district, has had last summer's holidays yet_and

now this year's are due. In other words we are on a very tiring overtime shift and due over two months' holidays at this moment.

Perhaps Mr. Marler is not aware of this situation and having it brought to his attention might help relieve this condition.

It might be pointed out to Mr. Marler that this arge shortage of staff in the telecommunications division is probably due to (1) poor wages, (2) poor working conditions or (3) a combination of both. The third is the one I think applies and in order to stop losing more radio operators and to heip the ones left that stick with the job it is time Mr. Marler's department did something as soon as possible, as this condition has existed for a long time now.

I should be interested in anything you can tell me as to relief of this situation.

I realize we are not going to have an opportunity at this session to engage in a full discussion of the estimates of the Minister of Transport, so it probably will not be possible for the minister to give us a detailed statement as to exactly what changes in his department he has in contemplation in this respect. I feel that if the situation described in this letter is correct it is certainly something that should warrant the immediate attention of the minister concerned, and some steps should be taken to relieve it.

I think it should be obvious from the tone of this letter that it originates from someone who is a loyal employee of the Department of Transport and is genuinely concerned that efficient service should be given, but who feels that the working conditions should be reasonable and in line with those that are generally considered acceptable in this country at the present time.

The third point I wish to raise is something that concerns the internal economy of this house. I came here four years ago as a new member; and while I have high hopes that the constituents of Comox-Alberni will see fit to send me back here again, I feel that I can raise this question at this time because

Interim Supply

I am in the same position as every other hon. member at the moment in that we do not know whether we will be back here after a certain Monday in June.

The question I wish to raise relates to what I consider to be a limitation on the effectiveness of the work that individual members of this house, and particularly new members, are able to achieve. This limitation is imposed by the curtailed secretarial help with which we are provided. I know the citizens of Comox-Alberni expect their member of parliament to devote his full time to representing them both during the time the house is in session and when it is not. From my experience in the past four years I know there have been times when quite serious limitations have been imposed on the kind of job I consider I could have done because of the fact that I have not had adequate secretarial assistance. I am sure there are a good many other hon. members of this house, particularly those who are now completing their first parliament, who have felt this limitation; and I feel that this is a point to which a good deal of study might be given by those who are in a position to do that between now and the time the new parliament convenes.

It would certainly be in the interests of the people of Canada if hon. members of this house, at least during the time parliament is in session, were provided with at least one full-time secretary to assist them in performing their duties. I could go further than that and say that from my own experience I feel I could do a much more effective job for my constituents if I were able to have the year-round services of a secretary. I have found it necessary to secure secretarial help at my own expense during the time I spent in my constituency in the recess between sittings of parliament. That sort of arrangement necessarily has to be rather haphazard, because of the lack of continuity in the secretarial help which it is possible to obtain.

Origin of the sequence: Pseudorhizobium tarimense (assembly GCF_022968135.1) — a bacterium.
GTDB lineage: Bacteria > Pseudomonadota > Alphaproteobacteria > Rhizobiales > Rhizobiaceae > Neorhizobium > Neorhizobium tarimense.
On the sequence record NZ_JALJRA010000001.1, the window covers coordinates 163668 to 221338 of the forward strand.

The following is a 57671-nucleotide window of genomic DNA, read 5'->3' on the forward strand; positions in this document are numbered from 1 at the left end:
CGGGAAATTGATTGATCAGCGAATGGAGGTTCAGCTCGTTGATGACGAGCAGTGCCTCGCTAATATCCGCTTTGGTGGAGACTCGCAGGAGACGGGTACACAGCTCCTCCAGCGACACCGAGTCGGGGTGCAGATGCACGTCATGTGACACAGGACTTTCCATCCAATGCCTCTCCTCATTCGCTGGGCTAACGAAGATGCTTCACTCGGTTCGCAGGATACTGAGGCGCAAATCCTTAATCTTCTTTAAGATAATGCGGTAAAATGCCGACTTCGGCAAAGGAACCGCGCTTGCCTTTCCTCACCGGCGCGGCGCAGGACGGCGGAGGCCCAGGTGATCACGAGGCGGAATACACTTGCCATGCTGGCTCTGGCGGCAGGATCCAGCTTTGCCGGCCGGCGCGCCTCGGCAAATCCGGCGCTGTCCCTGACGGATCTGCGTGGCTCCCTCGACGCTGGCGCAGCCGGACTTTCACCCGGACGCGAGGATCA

As I have said, I am in the same position as every other hon. member of this house at the moment in not knowing whether I will continue to be a member of the house, and because of this I felt I could raise this question today in the hope that if not for myself, at least for future members of this house something may be done to improve the situation.

Topic:   INTERIM SUPPLY
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?

Mr. Patlerson@

Mr. Chairman, my remarks will be very brief; in fact, I think about two or three minutes will be ample time for me to call the attention of the government to a few matters.

First of all I would like to heartily endorse the observations made yesterday by the hon. member for Bow River relative to freight rates. We have constantly objected to the rash of increases which have brought the rates up to their present levels. It is not necessary for me to go into detail with respect to this and outline the discriminatory effect the freight rates have on the economy of the province of British Columbia and my own constituency. I do believe that the rates as they now obtain are much higher than is warranted, and I would join with the hon. member for Bow River in suggesting that there be a complete overhaul of the freight rate structure.

The other matter to which I wish to briefly direct attention relates to the television service of the Canadian Broadcasting Corporation. We have now come to the point where we recognize the importance of this particular medium of communication. Not only does it disseminate information; it also provides entertainment, though some of it is possibly very questionable in terms of value. Nevertheless television has become a recognized service as far as our society is concerned; therefore I feel that all our people should have the advantage of this particular facility. In view of the position occupied by the Canadian Broadcasting Corporation in this field I feel they should give serious consideration to extending the coverage in various sections of our country.